Friday, February 15, 2019

A Strategy to Save the Liberal International Order

A great piece, from Jennifer Lind and William Wohlforth, at Foreign Affairs, "The Future of the Liberal Order Is Conservative: A Strategy to Save the System":

The liberal world order is in peril. Seventy-five years after the United States helped found it, this global system of alliances, institutions, and norms is under attack like never before. From within, the order is contending with growing populism, nationalism, and authoritarianism. Externally, it faces mounting pressure from a pugnacious Russia and a rising China. At stake is the survival of not just the order itself but also the unprecedented economic prosperity and peace it has nurtured.

The order is clearly worth saving, but the question is how. Keep calm and carry on, some of its defenders argue; today’s difficulties will pass, and the order is resilient enough to survive them. Others appreciate the gravity of the crisis but insist that the best response is to vigorously reaffirm the order’s virtues and confront its external challengers. Bold Churchillian moves—sending more American troops to Syria, offering Ukraine more help to kick out pro-Russian forces—would help make the liberal international order great again. Only by doubling down on the norms and institutions that made the liberal world order so successful, they say, can that order be saved.

Such defenders of the order tend to portray the challenge as a struggle between liberal countries trying to sustain the status quo and dissatisfied authoritarians seeking to revise it. What they miss, however, is that for the past 25 years, the international order crafted by and for liberal states has itself been profoundly revisionist, aggressively exporting democracy and expanding in both depth and breadth. The scale of the current problems means that more of the same is not viable; the best response is to make the liberal order more conservative. Instead of expanding it to new places and new domains, the United States and its partners should consolidate the gains the order has reaped.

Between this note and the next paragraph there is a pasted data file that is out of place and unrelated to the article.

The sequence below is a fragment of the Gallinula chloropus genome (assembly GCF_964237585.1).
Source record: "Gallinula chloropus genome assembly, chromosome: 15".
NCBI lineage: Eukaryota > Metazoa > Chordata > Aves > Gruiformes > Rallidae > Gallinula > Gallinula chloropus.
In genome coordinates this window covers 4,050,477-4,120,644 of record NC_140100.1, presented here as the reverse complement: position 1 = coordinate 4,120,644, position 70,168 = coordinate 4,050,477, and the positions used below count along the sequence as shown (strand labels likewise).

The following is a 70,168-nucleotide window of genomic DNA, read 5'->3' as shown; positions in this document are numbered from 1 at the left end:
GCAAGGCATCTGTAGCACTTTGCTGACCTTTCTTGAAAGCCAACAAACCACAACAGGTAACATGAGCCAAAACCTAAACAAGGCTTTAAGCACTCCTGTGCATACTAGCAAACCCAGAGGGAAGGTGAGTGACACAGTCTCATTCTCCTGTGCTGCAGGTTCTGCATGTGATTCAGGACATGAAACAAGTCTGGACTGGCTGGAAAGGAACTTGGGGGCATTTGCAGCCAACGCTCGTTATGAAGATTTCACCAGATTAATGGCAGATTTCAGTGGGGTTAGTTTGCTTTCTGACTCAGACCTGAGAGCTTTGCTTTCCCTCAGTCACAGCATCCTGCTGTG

The debate over U.S. grand strategy has traditionally been portrayed as a choice between retrenchment and ambitious expansionism. Conservatism offers a third way: it is a prudent option that seeks to preserve what has been won and minimize the chances that more will be lost. From a conservative vantage point, the United States’ other choices—at one extreme, undoing long-standing alliances and institutions or, at the other extreme, further extending American power and spreading American values—represent dangerous experiments. This is especially so in an era when great-power politics has returned and the relative might of the countries upholding the order has shrunk.

It is time for Washington and its liberal allies to gird themselves for a prolonged period of competitive coexistence with illiberal great powers, time to shore up existing alliances rather than add new ones, and time to get out of the democracy-promotion business. Supporters of the order may protest this shift, deeming it capitulation. On the contrary, conservatism is the best way to preserve the global position of the United States and its allies—and save the order they built.


Since World War II, the United States has pursued its interests in part by creating and maintaining the web of institutions, norms, and rules that make up the U.S.-led liberal order. This order is not a myth, as some allege, but a living, breathing framework that shapes much of international politics. It is U.S.-led because it is built on a foundation of American hegemony: the United States provides security guarantees to its allies in order to restrain regional competition, and the U.S. military ensures an open global commons so that trade can flow uninterrupted. It is liberal because the governments that support it have generally tried to infuse it with liberal norms about economics, human rights, and politics. And it is an order—something bigger than Washington and its policies—because the United States has partnered with a posse of like-minded and influential countries and because its rules and norms have gradually assumed a degree of independent influence.

This order has expanded over time. In the years after World War II, it grew both geographically and functionally, successfully integrating two rising powers, West Germany and Japan. Supporting liberalism and interweaving their security policies with the United States’, these countries accepted the order, acting as “responsible stakeholders” well before the term was optimistically applied to China. As the Cold War played out, NATO added not just West Germany but also Greece, Turkey, and Spain. The European Economic Community (the EU’s predecessor) doubled its membership. And core economic institutions, such as the General Agreement on Tariffs and Trade (GATT) and the International Monetary Fund (IMF), broadened their remits...
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